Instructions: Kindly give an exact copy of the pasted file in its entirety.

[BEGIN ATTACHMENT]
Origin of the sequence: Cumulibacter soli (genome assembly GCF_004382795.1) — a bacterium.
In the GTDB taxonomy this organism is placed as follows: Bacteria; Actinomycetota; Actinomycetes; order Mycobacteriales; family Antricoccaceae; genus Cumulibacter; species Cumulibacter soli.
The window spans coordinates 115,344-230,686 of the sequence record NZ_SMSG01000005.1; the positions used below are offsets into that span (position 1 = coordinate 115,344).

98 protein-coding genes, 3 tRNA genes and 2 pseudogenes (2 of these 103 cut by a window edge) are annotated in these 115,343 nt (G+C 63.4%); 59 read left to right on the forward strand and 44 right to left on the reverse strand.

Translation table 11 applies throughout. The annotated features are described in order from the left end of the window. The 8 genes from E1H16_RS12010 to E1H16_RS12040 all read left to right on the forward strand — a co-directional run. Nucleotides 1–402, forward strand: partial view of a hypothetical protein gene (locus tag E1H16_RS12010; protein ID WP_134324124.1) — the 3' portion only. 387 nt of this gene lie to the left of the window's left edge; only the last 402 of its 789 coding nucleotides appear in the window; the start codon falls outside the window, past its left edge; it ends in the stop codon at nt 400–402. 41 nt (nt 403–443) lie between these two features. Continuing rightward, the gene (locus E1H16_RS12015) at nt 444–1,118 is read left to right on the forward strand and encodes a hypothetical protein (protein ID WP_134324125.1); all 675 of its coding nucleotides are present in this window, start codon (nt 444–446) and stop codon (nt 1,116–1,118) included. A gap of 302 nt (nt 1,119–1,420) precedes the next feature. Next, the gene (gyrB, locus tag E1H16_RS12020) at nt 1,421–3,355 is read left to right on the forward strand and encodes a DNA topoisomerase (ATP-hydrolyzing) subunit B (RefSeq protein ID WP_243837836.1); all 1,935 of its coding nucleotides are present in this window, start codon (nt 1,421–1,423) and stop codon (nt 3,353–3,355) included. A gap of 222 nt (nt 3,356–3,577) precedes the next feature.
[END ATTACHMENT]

Origin of the sequence: Cumulibacter soli (genome assembly GCF_004382795.1) — a bacterium.
In the GTDB taxonomy this organism is placed as follows: Bacteria; Actinomycetota; Actinomycetes; order Mycobacteriales; family Antricoccaceae; genus Cumulibacter; species Cumulibacter soli.
The window spans coordinates 115,344-230,686 of the sequence record NZ_SMSG01000005.1; the positions used below are offsets into that span (position 1 = coordinate 115,344).

98 protein-coding genes, 3 tRNA genes and 2 pseudogenes (2 of these 103 cut by a window edge) are annotated in these 115,343 nt (G+C 63.4%); 59 read left to right on the forward strand and 44 right to left on the reverse strand.

Translation table 11 applies throughout. The annotated features are described in order from the left end of the window. The 8 genes from E1H16_RS12010 to E1H16_RS12040 all read left to right on the forward strand — a co-directional run. Nucleotides 1–402, forward strand: partial view of a hypothetical protein gene (locus tag E1H16_RS12010; protein ID WP_134324124.1) — the 3' portion only. 387 nt of this gene lie to the left of the window's left edge; only the last 402 of its 789 coding nucleotides appear in the window; the start codon falls outside the window, past its left edge; it ends in the stop codon at nt 400–402. 41 nt (nt 403–443) lie between these two features. Continuing rightward, the gene (locus E1H16_RS12015) at nt 444–1,118 is read left to right on the forward strand and encodes a hypothetical protein (protein ID WP_134324125.1); all 675 of its coding nucleotides are present in this window, start codon (nt 444–446) and stop codon (nt 1,116–1,118) included. A gap of 302 nt (nt 1,119–1,420) precedes the next feature. Next, the gene (gyrB, locus tag E1H16_RS12020) at nt 1,421–3,355 is read left to right on the forward strand and encodes a DNA topoisomerase (ATP-hydrolyzing) subunit B (RefSeq protein ID WP_243837836.1); all 1,935 of its coding nucleotides are present in this window, start codon (nt 1,421–1,423) and stop codon (nt 3,353–3,355) included. A gap of 222 nt (nt 3,356–3,577) precedes the next feature.